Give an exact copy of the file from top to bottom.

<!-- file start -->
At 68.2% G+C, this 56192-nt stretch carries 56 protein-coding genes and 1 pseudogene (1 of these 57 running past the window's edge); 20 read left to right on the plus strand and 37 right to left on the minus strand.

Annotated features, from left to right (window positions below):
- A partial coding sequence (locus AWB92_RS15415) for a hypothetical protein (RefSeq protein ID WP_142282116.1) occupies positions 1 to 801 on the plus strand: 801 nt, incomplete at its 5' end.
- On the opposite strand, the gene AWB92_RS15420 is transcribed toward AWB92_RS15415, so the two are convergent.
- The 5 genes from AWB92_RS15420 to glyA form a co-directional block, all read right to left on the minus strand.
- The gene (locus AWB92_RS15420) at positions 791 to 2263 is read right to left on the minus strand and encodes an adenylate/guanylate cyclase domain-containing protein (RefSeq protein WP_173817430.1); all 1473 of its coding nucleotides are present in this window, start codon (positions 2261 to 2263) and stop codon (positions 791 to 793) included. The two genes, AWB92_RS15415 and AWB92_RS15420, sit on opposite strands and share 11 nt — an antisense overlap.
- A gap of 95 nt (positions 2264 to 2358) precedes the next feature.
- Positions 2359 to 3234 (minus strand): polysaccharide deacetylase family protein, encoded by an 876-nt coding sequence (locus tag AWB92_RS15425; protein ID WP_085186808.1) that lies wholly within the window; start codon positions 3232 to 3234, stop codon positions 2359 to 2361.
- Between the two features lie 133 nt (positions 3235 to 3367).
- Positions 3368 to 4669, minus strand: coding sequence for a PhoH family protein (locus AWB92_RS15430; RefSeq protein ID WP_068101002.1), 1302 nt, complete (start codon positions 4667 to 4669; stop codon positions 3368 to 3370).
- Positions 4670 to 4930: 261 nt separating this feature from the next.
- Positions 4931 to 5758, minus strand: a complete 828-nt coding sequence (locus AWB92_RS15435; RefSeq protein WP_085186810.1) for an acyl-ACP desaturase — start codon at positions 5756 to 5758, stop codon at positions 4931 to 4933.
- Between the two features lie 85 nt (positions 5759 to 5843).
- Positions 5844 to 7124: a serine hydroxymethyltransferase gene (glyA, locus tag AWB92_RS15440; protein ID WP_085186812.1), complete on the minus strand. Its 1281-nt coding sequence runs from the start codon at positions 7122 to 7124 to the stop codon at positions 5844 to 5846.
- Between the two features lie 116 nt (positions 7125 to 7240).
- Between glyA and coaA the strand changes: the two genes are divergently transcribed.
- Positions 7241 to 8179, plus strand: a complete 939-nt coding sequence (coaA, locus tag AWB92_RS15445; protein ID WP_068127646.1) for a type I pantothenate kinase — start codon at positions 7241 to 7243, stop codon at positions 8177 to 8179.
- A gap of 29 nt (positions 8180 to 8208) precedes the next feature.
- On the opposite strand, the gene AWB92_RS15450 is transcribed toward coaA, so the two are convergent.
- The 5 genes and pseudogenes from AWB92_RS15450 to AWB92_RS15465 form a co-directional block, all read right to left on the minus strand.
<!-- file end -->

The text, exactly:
At 68.2% G+C, this 56192-nt stretch carries 56 protein-coding genes and 1 pseudogene (1 of these 57 running past the window's edge); 20 read left to right on the plus strand and 37 right to left on the minus strand.

Annotated features, from left to right (window positions below):
- A partial coding sequence (locus AWB92_RS15415) for a hypothetical protein (RefSeq protein ID WP_142282116.1) occupies positions 1 to 801 on the plus strand: 801 nt, incomplete at its 5' end.
- On the opposite strand, the gene AWB92_RS15420 is transcribed toward AWB92_RS15415, so the two are convergent.
- The 5 genes from AWB92_RS15420 to glyA form a co-directional block, all read right to left on the minus strand.
- The gene (locus AWB92_RS15420) at positions 791 to 2263 is read right to left on the minus strand and encodes an adenylate/guanylate cyclase domain-containing protein (RefSeq protein WP_173817430.1); all 1473 of its coding nucleotides are present in this window, start codon (positions 2261 to 2263) and stop codon (positions 791 to 793) included. The two genes, AWB92_RS15415 and AWB92_RS15420, sit on opposite strands and share 11 nt — an antisense overlap.
- A gap of 95 nt (positions 2264 to 2358) precedes the next feature.
- Positions 2359 to 3234 (minus strand): polysaccharide deacetylase family protein, encoded by an 876-nt coding sequence (locus tag AWB92_RS15425; protein ID WP_085186808.1) that lies wholly within the window; start codon positions 3232 to 3234, stop codon positions 2359 to 2361.
- Between the two features lie 133 nt (positions 3235 to 3367).
- Positions 3368 to 4669, minus strand: coding sequence for a PhoH family protein (locus AWB92_RS15430; RefSeq protein ID WP_068101002.1), 1302 nt, complete (start codon positions 4667 to 4669; stop codon positions 3368 to 3370).
- Positions 4670 to 4930: 261 nt separating this feature from the next.
- Positions 4931 to 5758, minus strand: a complete 828-nt coding sequence (locus AWB92_RS15435; RefSeq protein WP_085186810.1) for an acyl-ACP desaturase — start codon at positions 5756 to 5758, stop codon at positions 4931 to 4933.
- Between the two features lie 85 nt (positions 5759 to 5843).
- Positions 5844 to 7124: a serine hydroxymethyltransferase gene (glyA, locus tag AWB92_RS15440; protein ID WP_085186812.1), complete on the minus strand. Its 1281-nt coding sequence runs from the start codon at positions 7122 to 7124 to the stop codon at positions 5844 to 5846.
- Between the two features lie 116 nt (positions 7125 to 7240).
- Between glyA and coaA the strand changes: the two genes are divergently transcribed.
- Positions 7241 to 8179, plus strand: a complete 939-nt coding sequence (coaA, locus tag AWB92_RS15445; protein ID WP_068127646.1) for a type I pantothenate kinase — start codon at positions 7241 to 7243, stop codon at positions 8177 to 8179.
- A gap of 29 nt (positions 8180 to 8208) precedes the next feature.
- On the opposite strand, the gene AWB92_RS15450 is transcribed toward coaA, so the two are convergent.
- The 5 genes and pseudogenes from AWB92_RS15450 to AWB92_RS15465 form a co-directional block, all read right to left on the minus strand.